We concluded our day at our friend's home in Florence, where we made pasta together, shared experiences from our day, and played music together on his piano.

It was a perfect day.

Step 5: Rural Tuscany: Val d'Orcia

When I lived in Rome in the 1980s, I never visited rural Tuscany. I saw the photos of the rolling hills and cypress, and I thought it was pretty but certainly not worth a trip.

Then, finally, a few years ago, we drove up to Tuscany, booked an Airbnb in San Quirico, and decided to explore the Val d'Orcia.

Rather than following a strict itinerary, we drove through the rolling hills, turned off on some gravel roads, and followed our instincts. "Shall we walk?" I suggested after we had driven for a while.

We saw a chapel in the distance, which we later discovered was the Chapel of the Madonna di Vitaleta. As we headed in its direction, at a certain point, we stopped and looked around. The winds had increased, and the golden fields swayed in the breeze. As we turned 360 degrees, we became aware of the interplay of the breeze and the wheat fields, which produced a beautiful, peaceful sound that I can't find the words to describe. After a few moments of silence, my partner said, "This is so beautiful that I can't believe it." He was right. Seeing a photo of the countryside and standing in the swirling fields was like the difference between seeing a painting of the Grand Canyon and standing on the edge.

At that moment, I understood what the fuss was about; rural Tuscany, the Val d'Orcia, is genuinely one of the world's most beautiful areas.

On our spontaneous drives, we discovered the Abbey of Sant'Antimo, an ancient stone monastery and Romanesque church that tries to keep the tradition of Gregorian chant alive. We drove further and came across a castle-looking structure; we parked our car, strolled right in, and met the owner, who was getting ready for the tourist season. "What is this incredible place? Do you own it?" we asked. "My family owns it. There are apartments where they live, but I organize wine tasting and other events. Would you like to look around?" We were treated to an insider's look at her family life and business within the huge stone buildings.

Hiking is another activity that we discovered on our spontaneous drives. Some well-marked trails in the Val d'Orcia (and some lesser-marked ones) gave us a different experience than driving. The people, panoramas, stone houses, and hamlets all seemed right at hand when we were on food, trekking through the hills. We decided to plan our next trip to the area around hiking.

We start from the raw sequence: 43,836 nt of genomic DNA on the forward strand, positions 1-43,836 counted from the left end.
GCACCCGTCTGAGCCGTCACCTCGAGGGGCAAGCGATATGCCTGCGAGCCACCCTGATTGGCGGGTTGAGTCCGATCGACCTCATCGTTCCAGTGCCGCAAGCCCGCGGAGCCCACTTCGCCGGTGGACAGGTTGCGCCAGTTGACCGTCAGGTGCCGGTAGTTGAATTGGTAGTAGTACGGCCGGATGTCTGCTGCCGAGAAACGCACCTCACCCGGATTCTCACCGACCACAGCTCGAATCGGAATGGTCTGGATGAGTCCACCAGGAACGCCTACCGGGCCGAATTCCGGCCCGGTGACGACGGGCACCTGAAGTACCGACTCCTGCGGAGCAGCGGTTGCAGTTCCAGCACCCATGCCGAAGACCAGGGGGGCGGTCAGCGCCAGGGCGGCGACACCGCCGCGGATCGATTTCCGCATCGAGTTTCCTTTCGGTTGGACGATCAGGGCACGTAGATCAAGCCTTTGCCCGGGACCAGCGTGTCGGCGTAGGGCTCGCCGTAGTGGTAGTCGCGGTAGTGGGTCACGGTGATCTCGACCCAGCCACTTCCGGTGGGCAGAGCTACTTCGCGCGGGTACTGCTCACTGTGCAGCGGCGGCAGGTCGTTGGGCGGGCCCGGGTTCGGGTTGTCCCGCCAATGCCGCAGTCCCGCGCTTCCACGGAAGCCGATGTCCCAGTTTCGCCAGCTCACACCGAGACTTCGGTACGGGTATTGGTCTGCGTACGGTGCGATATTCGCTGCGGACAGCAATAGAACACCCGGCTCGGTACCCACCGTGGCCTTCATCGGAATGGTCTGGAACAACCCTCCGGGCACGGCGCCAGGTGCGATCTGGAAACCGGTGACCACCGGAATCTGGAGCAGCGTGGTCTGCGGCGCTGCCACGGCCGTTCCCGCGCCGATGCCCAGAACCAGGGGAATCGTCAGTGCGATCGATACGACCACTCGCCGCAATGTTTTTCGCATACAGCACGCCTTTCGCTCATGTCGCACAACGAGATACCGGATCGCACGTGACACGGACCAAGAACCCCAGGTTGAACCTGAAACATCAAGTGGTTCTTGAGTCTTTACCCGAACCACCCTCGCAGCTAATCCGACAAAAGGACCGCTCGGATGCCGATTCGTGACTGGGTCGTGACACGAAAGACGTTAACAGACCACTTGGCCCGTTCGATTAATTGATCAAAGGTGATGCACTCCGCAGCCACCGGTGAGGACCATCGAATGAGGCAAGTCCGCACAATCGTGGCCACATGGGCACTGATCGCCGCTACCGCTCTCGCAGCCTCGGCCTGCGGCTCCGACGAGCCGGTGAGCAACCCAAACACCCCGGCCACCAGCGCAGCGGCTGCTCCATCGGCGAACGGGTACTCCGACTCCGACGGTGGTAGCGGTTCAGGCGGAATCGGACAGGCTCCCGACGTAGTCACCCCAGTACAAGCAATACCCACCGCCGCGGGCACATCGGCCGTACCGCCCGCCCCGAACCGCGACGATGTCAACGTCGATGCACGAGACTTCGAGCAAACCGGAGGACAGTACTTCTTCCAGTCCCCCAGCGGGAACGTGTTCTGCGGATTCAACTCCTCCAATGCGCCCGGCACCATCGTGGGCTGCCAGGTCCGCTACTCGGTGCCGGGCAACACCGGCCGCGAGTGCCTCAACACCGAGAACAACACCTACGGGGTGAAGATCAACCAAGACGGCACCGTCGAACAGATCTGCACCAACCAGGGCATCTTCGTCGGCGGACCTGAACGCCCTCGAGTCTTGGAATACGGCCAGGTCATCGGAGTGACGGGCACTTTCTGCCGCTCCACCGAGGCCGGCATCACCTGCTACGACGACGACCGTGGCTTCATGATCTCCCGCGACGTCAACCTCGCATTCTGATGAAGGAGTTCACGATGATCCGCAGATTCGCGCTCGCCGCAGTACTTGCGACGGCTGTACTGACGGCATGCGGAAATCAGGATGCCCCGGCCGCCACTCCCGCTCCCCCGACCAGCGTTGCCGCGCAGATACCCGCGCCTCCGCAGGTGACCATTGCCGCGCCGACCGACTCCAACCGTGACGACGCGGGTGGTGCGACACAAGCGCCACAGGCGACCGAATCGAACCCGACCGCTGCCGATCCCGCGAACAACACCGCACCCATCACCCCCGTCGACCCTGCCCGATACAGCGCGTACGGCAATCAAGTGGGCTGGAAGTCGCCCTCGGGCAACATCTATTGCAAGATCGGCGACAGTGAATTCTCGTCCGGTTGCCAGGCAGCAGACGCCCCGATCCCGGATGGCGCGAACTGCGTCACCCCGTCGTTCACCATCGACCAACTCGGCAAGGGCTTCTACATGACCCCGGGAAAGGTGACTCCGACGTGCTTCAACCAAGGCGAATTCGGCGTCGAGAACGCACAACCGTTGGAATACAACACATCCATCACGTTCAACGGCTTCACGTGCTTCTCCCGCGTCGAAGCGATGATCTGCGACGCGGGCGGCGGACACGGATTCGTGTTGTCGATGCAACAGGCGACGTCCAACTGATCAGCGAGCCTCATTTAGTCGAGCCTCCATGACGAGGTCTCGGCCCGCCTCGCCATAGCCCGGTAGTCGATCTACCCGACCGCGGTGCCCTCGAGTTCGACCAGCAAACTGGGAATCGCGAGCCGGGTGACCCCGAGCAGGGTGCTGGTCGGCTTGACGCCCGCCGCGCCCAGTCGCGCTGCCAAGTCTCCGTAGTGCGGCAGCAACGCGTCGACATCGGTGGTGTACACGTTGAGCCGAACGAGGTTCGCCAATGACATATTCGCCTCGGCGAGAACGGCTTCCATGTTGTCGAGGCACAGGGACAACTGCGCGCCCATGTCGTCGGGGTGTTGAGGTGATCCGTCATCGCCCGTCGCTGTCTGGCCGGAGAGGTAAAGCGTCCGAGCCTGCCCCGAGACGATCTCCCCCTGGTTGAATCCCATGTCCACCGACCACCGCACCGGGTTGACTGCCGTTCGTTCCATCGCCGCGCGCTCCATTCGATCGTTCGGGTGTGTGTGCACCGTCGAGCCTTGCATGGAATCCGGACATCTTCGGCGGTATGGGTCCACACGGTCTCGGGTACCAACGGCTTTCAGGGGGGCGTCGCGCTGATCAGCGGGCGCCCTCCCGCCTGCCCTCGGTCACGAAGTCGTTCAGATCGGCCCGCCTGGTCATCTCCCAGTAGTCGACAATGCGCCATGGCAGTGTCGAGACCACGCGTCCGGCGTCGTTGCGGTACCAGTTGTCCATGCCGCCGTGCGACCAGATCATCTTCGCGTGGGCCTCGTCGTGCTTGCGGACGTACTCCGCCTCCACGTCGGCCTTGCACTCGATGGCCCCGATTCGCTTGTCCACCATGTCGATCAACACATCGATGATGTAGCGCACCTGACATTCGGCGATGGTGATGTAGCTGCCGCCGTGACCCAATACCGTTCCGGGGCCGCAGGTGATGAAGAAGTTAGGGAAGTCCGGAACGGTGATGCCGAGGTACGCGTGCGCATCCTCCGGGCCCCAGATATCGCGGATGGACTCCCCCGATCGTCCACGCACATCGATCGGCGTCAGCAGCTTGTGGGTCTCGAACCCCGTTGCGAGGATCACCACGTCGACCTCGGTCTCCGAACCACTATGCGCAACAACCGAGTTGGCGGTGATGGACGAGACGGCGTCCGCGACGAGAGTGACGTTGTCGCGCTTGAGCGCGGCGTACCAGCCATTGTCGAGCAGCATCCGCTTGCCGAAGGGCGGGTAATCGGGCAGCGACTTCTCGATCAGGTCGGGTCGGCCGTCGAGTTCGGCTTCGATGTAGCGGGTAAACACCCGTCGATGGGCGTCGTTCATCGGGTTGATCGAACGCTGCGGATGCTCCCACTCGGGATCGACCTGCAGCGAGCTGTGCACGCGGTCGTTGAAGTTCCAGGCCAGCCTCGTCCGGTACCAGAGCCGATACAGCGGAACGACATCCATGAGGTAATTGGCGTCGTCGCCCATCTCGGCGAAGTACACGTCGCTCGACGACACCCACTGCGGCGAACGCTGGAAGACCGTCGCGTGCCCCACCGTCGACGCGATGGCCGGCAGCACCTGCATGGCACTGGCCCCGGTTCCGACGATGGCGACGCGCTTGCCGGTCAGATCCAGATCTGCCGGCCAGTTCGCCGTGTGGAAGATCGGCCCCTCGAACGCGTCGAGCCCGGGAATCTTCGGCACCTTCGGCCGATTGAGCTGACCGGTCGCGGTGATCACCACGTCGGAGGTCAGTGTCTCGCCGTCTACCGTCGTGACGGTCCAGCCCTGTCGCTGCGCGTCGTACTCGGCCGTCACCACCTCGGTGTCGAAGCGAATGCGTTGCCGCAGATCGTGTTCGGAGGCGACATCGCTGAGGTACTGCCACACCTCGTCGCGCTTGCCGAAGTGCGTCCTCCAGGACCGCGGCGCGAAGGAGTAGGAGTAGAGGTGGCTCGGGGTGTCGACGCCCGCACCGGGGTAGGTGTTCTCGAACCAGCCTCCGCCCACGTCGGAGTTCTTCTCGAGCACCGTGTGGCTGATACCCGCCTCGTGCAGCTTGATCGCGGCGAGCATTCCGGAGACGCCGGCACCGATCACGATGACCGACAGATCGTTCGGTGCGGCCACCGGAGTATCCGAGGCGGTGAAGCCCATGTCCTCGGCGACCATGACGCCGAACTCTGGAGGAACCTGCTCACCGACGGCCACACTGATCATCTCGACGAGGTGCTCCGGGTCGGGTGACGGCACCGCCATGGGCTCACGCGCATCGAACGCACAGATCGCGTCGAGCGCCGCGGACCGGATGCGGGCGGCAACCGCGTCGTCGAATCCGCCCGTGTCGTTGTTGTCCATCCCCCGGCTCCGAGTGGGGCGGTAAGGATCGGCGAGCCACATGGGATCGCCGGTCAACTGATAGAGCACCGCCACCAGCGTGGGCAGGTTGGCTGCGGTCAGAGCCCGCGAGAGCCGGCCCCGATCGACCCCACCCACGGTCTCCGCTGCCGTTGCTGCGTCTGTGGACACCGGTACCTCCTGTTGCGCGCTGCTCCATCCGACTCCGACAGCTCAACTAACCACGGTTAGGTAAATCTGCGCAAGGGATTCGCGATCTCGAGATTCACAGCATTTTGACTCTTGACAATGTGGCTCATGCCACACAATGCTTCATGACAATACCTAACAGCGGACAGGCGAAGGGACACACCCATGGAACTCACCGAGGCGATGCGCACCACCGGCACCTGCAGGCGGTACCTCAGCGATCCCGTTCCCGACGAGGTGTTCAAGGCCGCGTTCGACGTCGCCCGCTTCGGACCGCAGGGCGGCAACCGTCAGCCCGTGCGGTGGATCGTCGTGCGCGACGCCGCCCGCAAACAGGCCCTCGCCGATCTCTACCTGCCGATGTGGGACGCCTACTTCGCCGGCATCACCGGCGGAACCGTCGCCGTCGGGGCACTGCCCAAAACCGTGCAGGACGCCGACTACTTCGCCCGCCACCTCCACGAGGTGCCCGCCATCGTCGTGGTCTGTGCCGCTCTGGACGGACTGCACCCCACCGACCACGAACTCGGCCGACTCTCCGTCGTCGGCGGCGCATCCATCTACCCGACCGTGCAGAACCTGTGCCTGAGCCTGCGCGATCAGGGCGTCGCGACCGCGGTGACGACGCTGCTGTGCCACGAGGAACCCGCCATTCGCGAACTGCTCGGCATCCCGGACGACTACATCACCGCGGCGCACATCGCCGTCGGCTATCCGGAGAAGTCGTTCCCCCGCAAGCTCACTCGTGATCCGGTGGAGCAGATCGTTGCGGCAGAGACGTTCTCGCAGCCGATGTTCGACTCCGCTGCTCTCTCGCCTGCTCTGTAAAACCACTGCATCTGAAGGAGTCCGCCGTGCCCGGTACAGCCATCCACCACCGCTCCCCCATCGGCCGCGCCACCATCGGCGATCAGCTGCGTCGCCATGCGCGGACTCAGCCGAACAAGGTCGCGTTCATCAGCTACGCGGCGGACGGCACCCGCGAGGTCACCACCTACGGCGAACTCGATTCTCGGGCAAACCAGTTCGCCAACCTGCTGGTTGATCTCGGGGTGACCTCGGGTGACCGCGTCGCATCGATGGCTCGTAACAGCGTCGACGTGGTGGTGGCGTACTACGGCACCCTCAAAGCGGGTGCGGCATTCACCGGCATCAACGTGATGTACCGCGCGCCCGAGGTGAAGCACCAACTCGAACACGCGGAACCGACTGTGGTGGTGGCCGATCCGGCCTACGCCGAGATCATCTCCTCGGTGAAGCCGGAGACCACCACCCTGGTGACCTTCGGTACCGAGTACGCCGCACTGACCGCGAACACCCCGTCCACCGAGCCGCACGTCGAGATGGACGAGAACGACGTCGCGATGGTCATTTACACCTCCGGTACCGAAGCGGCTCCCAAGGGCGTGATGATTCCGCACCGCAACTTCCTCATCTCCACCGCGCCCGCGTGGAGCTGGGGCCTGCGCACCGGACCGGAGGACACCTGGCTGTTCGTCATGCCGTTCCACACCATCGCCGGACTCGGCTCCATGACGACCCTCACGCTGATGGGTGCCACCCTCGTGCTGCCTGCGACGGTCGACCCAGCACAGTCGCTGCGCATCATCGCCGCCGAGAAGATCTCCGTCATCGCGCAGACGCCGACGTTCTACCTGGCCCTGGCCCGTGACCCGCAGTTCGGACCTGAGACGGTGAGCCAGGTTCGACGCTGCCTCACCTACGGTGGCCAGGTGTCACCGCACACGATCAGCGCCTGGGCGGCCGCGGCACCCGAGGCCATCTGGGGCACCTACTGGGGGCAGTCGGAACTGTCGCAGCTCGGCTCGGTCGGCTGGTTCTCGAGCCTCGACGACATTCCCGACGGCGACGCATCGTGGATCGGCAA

Tuscany has "layers," both in its town and its landscapes. We enjoy peeling away at these layers and discovering what is under by visiting a city or area more than once. Our experience of Florence was so much different than the first time I went because I didn't have a full itinerary of what I needed to see. It was more about experiencing the city through the eyes of our local friend.

Even the rural areas, especially the Val d'Orcia, have layers and can be experienced through a planned itinerary, a spontaneous idea, in a car, on foot, or a combination.

We have only scratched the surface of Tuscany and we are looking forward to seeing more of what is underneath.

More next time.

Now on sale for $2.99: My book is "Stories from Puglia: Two Californians in Southern Italy." Amazon US:

Amazon Italy- my book "Lei mi ha sedotto. Una storia d'amore con Roma":

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Tony McEwing
Tony McEwing
Apr 21
Rated 5 out of 5 stars.

What a fascinating account! I'm sure it's wonderful to visit all the touristy areas for which these places are internationally known. But being able to get away from the beaten path and experience the. country in ways most visitors don't is truly priceless!


Apr 21

An older neighbor in our village recommended reading The War in Val d’Orcia. A quick but fascinating account of the area in WW2.


Apr 21

I've been to Florence many times, but didn't know about the rooftop cafe at Rinascente. Thanks for the tip! Next time you're in the Val d'Orcia, visit La Foce, where Iris Irigo, a British woman married to an Italian rode out World War II. Her diary, War in the Val D'Orcia, is worth reading, especially if you are familiar with the locations.

Mark Tedesco
Mark Tedesco
Apr 21
Replying to

That sounds like a great read and I am going to look it up right now. Thanks!